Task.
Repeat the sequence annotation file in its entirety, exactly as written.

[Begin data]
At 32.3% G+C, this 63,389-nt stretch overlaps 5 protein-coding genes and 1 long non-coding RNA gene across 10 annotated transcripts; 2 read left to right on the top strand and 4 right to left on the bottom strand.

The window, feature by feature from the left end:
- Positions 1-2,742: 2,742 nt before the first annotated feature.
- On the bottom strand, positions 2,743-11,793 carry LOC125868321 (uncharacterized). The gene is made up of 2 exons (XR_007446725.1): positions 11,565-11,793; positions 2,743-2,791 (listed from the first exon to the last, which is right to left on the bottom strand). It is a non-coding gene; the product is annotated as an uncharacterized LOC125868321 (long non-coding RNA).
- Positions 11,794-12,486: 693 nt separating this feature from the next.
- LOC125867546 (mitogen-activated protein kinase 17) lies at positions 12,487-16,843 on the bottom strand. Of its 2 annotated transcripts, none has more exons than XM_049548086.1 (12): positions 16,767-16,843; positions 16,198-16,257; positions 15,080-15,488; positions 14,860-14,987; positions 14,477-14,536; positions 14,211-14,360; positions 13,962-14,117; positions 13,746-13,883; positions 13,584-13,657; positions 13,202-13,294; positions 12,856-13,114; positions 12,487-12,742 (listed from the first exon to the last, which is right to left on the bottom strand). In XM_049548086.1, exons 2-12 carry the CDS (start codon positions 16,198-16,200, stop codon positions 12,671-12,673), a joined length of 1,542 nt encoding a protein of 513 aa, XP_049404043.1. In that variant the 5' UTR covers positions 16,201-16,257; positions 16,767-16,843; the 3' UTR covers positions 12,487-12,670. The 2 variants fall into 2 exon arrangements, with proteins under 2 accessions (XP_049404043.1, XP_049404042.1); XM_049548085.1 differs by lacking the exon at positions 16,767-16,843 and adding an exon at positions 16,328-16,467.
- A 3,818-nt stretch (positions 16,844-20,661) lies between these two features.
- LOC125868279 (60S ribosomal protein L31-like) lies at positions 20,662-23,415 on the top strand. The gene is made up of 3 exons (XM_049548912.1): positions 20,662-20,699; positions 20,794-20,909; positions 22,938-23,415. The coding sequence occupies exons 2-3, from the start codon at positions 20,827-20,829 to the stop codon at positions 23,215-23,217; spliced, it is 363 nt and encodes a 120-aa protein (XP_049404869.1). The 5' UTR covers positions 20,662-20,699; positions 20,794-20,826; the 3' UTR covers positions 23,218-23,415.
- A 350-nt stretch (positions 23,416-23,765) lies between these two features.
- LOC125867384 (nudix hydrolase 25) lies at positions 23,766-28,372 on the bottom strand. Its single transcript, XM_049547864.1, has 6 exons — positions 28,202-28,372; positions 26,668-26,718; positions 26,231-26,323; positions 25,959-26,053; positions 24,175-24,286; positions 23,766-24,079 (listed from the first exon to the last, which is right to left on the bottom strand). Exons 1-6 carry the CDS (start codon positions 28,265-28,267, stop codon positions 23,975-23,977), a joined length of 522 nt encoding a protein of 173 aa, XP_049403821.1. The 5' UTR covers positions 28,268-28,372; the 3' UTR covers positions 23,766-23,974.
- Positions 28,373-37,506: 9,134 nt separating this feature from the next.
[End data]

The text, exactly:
At 32.3% G+C, this 63,389-nt stretch overlaps 5 protein-coding genes and 1 long non-coding RNA gene across 10 annotated transcripts; 2 read left to right on the top strand and 4 right to left on the bottom strand.

The window, feature by feature from the left end:
- Positions 1-2,742: 2,742 nt before the first annotated feature.
- On the bottom strand, positions 2,743-11,793 carry LOC125868321 (uncharacterized). The gene is made up of 2 exons (XR_007446725.1): positions 11,565-11,793; positions 2,743-2,791 (listed from the first exon to the last, which is right to left on the bottom strand). It is a non-coding gene; the product is annotated as an uncharacterized LOC125868321 (long non-coding RNA).
- Positions 11,794-12,486: 693 nt separating this feature from the next.
- LOC125867546 (mitogen-activated protein kinase 17) lies at positions 12,487-16,843 on the bottom strand. Of its 2 annotated transcripts, none has more exons than XM_049548086.1 (12): positions 16,767-16,843; positions 16,198-16,257; positions 15,080-15,488; positions 14,860-14,987; positions 14,477-14,536; positions 14,211-14,360; positions 13,962-14,117; positions 13,746-13,883; positions 13,584-13,657; positions 13,202-13,294; positions 12,856-13,114; positions 12,487-12,742 (listed from the first exon to the last, which is right to left on the bottom strand). In XM_049548086.1, exons 2-12 carry the CDS (start codon positions 16,198-16,200, stop codon positions 12,671-12,673), a joined length of 1,542 nt encoding a protein of 513 aa, XP_049404043.1. In that variant the 5' UTR covers positions 16,201-16,257; positions 16,767-16,843; the 3' UTR covers positions 12,487-12,670. The 2 variants fall into 2 exon arrangements, with proteins under 2 accessions (XP_049404043.1, XP_049404042.1); XM_049548085.1 differs by lacking the exon at positions 16,767-16,843 and adding an exon at positions 16,328-16,467.
- A 3,818-nt stretch (positions 16,844-20,661) lies between these two features.
- LOC125868279 (60S ribosomal protein L31-like) lies at positions 20,662-23,415 on the top strand. The gene is made up of 3 exons (XM_049548912.1): positions 20,662-20,699; positions 20,794-20,909; positions 22,938-23,415. The coding sequence occupies exons 2-3, from the start codon at positions 20,827-20,829 to the stop codon at positions 23,215-23,217; spliced, it is 363 nt and encodes a 120-aa protein (XP_049404869.1). The 5' UTR covers positions 20,662-20,699; positions 20,794-20,826; the 3' UTR covers positions 23,218-23,415.
- A 350-nt stretch (positions 23,416-23,765) lies between these two features.
- LOC125867384 (nudix hydrolase 25) lies at positions 23,766-28,372 on the bottom strand. Its single transcript, XM_049547864.1, has 6 exons — positions 28,202-28,372; positions 26,668-26,718; positions 26,231-26,323; positions 25,959-26,053; positions 24,175-24,286; positions 23,766-24,079 (listed from the first exon to the last, which is right to left on the bottom strand). Exons 1-6 carry the CDS (start codon positions 28,265-28,267, stop codon positions 23,975-23,977), a joined length of 522 nt encoding a protein of 173 aa, XP_049403821.1. The 5' UTR covers positions 28,268-28,372; the 3' UTR covers positions 23,766-23,974.
- Positions 28,373-37,506: 9,134 nt separating this feature from the next.